If past events are any guide, a unique sort of record player announced by Phillips may prove to be the prototype for the kind of equipment many of us will be using at home by the mid-1980s. the new development in discs bears a striking parallel to the original casette format in tape -- novel, but also compatible with existing equipment and stereo system "philosophy."
The item in question is the so-called cd (for compact disc) system. It involves both a new kind of disc recording and a new kind of player. However, the whole thing is conceived and suggested not as a replacement for existing systems, but as an optional adjunct, an "attachment" that may be added.
The record itself is digitally encoded. Instead of a groove cut with wiggles that represent the sound, the new disc contains a series of microscopic pits and flat sections. The record is only 4 1/2 inches in diameter and thin as a dime. The signal is sensed by a laser-beam system installed under the turntable. The disc is placed trackside down on the machine, and is played from the inside out. Only one side of the disc is encoded with audio material, but it can hold a full hour of program, a bit more than both sides of a conventional 12-inch disc.
Built into the machine is a digital-to-analog decoder, which changes the encoded signal into electrical impulses. These are the same as the signal now available from conventional phono pickups, so they may be connected directly into the standard phono jack inputs found on normal amplifiers and receivers.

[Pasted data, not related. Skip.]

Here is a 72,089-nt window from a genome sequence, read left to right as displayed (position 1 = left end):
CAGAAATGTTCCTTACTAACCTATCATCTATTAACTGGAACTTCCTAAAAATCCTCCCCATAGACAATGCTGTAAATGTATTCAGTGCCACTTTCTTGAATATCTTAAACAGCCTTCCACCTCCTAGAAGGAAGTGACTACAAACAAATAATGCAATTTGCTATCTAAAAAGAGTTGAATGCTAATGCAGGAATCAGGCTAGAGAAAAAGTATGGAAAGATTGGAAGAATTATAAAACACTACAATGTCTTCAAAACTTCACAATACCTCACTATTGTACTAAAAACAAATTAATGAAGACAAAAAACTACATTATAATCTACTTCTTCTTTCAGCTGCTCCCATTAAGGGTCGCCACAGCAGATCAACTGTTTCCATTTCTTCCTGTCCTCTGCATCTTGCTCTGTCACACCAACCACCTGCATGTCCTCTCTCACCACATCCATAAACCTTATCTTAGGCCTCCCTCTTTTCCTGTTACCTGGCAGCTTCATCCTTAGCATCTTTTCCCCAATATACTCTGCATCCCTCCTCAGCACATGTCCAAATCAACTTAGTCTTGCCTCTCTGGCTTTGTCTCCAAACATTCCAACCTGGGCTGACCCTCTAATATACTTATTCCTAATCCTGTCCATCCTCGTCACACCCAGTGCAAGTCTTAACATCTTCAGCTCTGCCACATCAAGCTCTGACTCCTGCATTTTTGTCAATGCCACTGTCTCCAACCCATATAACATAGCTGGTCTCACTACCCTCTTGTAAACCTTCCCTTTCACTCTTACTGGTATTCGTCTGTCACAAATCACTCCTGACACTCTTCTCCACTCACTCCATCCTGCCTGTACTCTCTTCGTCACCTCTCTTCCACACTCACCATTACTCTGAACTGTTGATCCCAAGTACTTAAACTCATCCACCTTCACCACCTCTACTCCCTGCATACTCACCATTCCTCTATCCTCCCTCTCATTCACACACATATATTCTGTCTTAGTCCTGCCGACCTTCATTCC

With its small disc and associated electronics, the entire Phillips player is about as big as a medium-size cassette deck, certainly smaller than many of today's top-quality turntables. Yet, performance is said to be audibly superior. Among the claims made for the new system are: no rumble, wow or flutter; enhanced dynamic range up to 85 db (which beats present-day master tapes); and no record wear, since there is no physical contact between the record and the system tracking it.
As certain as Phillips is about all this, they are equally uncertain as to just when the new systm will hit the market, or what it will cost. The only answers to these questions now are, respectively, "in a few years" and "about the price of a good conventional turntable." Also to be considered as a strong possibility -- in view of what happened with cassettes, which also originated with Philips -- is the licensing of other manufacturers and of record companies to make the equipment and the discs. FEEDBACK
Q: I can understand how too much amplifier power can damage a speaker. But someone told me that when a speaker needing high power is hooked up to an amp or receiver that is low-powered damage also can result How come?
A: The danger of damage in the latter kind of hookup lies in the possibility of the low-powered amp or receiver "straining" its circuits to supply the power "demanded" of it by the speaker. If no safety cutoff is built into the set, it could blow its output transistors. A possible side-effect then could also be a burned-out voice-coil in the speaker system.